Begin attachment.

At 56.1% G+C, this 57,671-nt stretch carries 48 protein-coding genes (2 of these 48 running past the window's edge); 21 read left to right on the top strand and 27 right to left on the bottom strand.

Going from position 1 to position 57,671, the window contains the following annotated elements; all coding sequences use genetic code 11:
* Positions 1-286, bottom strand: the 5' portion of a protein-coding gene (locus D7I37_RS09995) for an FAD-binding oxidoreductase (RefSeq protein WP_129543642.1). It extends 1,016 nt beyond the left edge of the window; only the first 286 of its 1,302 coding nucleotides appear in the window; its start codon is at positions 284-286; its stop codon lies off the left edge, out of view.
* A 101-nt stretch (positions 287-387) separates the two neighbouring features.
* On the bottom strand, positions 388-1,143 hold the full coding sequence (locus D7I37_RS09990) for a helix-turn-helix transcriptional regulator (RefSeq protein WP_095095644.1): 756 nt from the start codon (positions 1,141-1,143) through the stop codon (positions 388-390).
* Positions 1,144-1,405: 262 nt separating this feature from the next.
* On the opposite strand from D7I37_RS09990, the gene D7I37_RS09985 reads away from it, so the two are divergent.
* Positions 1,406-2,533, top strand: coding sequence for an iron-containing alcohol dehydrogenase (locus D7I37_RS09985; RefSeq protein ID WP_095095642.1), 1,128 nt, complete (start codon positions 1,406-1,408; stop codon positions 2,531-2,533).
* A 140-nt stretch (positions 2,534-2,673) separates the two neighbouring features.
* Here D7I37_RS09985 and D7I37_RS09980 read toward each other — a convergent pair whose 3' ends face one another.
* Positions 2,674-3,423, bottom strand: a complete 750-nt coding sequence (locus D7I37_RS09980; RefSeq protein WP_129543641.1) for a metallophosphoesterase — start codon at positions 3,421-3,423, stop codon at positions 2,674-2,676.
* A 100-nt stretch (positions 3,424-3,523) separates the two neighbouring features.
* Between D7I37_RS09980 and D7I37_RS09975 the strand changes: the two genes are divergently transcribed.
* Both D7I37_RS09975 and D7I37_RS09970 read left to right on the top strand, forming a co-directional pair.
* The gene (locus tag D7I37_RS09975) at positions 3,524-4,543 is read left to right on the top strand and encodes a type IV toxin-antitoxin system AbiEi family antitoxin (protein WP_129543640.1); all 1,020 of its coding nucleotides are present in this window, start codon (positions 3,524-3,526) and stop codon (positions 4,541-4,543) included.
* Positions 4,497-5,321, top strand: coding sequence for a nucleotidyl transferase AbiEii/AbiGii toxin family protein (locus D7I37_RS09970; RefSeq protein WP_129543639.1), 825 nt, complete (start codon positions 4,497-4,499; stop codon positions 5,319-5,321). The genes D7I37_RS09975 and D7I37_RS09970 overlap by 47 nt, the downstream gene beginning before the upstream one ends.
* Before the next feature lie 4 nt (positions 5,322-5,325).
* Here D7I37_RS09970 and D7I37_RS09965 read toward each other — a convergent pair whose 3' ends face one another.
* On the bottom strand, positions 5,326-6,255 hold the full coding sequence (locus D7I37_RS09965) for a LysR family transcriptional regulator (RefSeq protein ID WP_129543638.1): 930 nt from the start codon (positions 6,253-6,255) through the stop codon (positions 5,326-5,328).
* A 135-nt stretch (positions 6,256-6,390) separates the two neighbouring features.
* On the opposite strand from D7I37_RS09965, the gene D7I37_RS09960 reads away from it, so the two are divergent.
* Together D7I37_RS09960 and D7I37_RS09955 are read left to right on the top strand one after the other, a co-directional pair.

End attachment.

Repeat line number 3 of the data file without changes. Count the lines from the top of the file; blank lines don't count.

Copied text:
* Positions 1-286, bottom strand: the 5' portion of a protein-coding gene (locus D7I37_RS09995) for an FAD-binding oxidoreductase (RefSeq protein WP_129543642.1). It extends 1,016 nt beyond the left edge of the window; only the first 286 of its 1,302 coding nucleotides appear in the window; its start codon is at positions 284-286; its stop codon lies off the left edge, out of view.